There was no shortage of pressing issues to consider at last week’s public safety committee meeting. The city is experiencing a seasonal surge in violence. Meanwhile, the Seattle Police Officers Guild all but admitted engaging in blue flu strike actions, and some of its highest-paid members were caught slow-rolling a shooting-in-progress last year. Overtime spending is out of control, and there have been new revelations about the cozy relationship between SPD and the police monitor as all parties imagine an exit from the consent decree. 

In the preceding week, SPD saw its first police shooting of the year as well as the department’s first known (and unsuccessful) use of its newfangled BolaWrap device. The same week, Publicola confirmed by video that the officer who killed a young woman with his police cruiser in January wasn’t running his sirens while driving 74 mph in a 25 (a pervasive and ongoing practice). 

But never mind all that. The public safety committee has bigger fish to fry: poor people stealing from multi-billion-dollar national retail chains.

The Amount of Time and Money We Spend Defending Big Boxes

A report on so-called organized retail crime from the City’s auditing team, drafted with the input and approval of retail associations, topped the committee’s agenda. One key takeaway: the City spends way too much money dealing with shoplifting.

In 2022, shoplifting calls accounted for about 18,500 patrol hours, roughly equal to nine full-time sworn officers. Target stores accounted for three of the top 10 shoplifting locations. Two Safeways made the list, as did one Lowe’s. Rainier Valley Square, a shopping center that contains a Safeway and a Ross, topped the list. Northgate Shopping Center, which also has a Target, made an appearance, too.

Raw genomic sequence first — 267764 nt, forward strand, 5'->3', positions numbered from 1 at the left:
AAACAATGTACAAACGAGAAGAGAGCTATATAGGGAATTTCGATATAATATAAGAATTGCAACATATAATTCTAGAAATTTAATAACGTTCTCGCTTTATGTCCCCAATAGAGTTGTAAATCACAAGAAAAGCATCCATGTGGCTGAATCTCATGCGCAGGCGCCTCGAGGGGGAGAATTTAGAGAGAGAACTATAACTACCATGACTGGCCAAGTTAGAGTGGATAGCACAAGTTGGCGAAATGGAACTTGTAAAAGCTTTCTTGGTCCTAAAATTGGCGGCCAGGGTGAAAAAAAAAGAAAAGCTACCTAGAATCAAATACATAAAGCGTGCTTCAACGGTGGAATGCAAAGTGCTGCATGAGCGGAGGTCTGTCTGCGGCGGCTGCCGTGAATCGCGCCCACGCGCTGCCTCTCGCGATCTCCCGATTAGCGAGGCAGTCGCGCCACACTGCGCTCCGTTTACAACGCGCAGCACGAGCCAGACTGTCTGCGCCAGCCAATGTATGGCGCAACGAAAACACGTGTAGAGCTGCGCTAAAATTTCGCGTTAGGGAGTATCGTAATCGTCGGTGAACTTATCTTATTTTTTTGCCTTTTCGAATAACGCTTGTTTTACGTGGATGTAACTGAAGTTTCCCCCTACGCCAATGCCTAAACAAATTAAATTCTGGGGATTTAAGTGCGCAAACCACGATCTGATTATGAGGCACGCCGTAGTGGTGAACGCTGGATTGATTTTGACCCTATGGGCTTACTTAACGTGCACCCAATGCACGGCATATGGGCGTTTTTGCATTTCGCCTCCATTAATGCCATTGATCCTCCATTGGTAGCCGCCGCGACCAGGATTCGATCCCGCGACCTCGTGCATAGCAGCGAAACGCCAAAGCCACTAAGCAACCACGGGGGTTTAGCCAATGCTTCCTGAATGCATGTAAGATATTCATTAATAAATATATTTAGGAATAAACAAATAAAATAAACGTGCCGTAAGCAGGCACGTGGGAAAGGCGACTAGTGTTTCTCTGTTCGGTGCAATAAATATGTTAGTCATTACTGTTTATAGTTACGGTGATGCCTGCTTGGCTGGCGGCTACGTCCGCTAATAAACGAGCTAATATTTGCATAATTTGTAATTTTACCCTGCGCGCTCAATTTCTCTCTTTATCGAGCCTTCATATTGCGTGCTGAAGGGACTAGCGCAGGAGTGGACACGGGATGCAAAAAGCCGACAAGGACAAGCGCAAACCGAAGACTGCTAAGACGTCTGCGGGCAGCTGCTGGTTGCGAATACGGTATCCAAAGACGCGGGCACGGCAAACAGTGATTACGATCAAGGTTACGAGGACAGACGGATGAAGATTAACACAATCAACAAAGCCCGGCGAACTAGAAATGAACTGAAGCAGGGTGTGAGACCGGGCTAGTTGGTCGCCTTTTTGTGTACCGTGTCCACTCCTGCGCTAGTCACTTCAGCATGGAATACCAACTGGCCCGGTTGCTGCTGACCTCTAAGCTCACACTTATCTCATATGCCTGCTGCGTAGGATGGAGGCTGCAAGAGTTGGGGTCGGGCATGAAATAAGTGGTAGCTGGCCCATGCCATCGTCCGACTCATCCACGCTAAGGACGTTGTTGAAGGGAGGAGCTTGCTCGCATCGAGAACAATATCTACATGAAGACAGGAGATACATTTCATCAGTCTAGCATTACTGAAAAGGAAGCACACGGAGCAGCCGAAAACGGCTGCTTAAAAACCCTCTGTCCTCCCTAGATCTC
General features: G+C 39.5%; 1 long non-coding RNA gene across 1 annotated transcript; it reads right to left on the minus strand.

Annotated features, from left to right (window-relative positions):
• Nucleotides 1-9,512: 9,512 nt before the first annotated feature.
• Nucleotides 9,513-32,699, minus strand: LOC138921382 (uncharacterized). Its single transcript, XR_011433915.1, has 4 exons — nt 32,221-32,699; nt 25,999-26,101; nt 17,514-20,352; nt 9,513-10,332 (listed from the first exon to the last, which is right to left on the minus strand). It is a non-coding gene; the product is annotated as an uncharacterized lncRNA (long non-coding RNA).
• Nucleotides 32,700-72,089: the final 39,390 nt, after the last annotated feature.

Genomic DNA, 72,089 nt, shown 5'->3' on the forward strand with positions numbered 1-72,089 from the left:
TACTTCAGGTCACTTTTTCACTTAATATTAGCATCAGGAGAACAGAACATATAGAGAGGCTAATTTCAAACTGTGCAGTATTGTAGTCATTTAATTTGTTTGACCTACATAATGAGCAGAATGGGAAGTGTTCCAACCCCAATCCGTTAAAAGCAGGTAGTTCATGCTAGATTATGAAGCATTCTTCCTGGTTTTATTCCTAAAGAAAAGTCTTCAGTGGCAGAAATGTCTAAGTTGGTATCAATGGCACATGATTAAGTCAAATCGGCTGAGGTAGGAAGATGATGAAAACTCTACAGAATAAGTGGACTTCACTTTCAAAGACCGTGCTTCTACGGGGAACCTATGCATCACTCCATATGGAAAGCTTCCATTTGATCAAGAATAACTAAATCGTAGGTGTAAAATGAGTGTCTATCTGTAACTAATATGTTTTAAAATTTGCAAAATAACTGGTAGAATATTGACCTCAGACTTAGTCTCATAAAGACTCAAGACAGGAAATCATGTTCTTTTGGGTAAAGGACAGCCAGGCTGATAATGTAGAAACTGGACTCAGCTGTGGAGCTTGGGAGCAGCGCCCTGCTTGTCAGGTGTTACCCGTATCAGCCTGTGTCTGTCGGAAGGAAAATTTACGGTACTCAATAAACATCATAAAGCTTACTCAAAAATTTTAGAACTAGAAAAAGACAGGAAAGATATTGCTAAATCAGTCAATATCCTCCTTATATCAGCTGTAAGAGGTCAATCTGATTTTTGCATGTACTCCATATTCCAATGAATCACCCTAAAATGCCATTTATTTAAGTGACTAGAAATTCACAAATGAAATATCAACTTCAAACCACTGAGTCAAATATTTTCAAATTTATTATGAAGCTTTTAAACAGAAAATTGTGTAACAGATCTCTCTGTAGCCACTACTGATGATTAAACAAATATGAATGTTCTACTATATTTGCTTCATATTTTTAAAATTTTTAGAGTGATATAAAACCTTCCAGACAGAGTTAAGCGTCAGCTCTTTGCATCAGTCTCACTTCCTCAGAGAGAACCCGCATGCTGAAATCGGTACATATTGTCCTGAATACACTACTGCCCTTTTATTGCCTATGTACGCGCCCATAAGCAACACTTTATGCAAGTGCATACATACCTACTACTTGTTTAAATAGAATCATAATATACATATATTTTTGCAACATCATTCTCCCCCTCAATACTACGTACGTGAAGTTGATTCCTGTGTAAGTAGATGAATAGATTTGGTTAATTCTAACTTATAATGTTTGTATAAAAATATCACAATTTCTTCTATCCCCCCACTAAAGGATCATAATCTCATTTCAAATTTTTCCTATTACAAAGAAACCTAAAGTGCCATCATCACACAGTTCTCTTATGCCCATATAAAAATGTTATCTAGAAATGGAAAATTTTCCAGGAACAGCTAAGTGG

The auditor likely underestimates what the City spends on shoplifting. In its focus on patrol hours and calls for service for shoplifting-related issues, the report seems not to factor in the costs of massive deployments such as “Operation New Day,” which involved plainclothes detectives staking out stores downtown and shooting surveillance photos of homeless people stealing paper towels.

It’s likewise unclear if the auditor counts emphasis patrols, where officers just hang out at high-crime locations in large numbers. Police frequently post up outside of the Ross in Rainier Valley Square, or in a decrepit mobile precinct they use as a sort of scarecrow.

The committee’s decision to focus on the interests of gigantic corporations based elsewhere rather than on the interests of the people in this City is particularly galling considering the relatively small scope of the problem.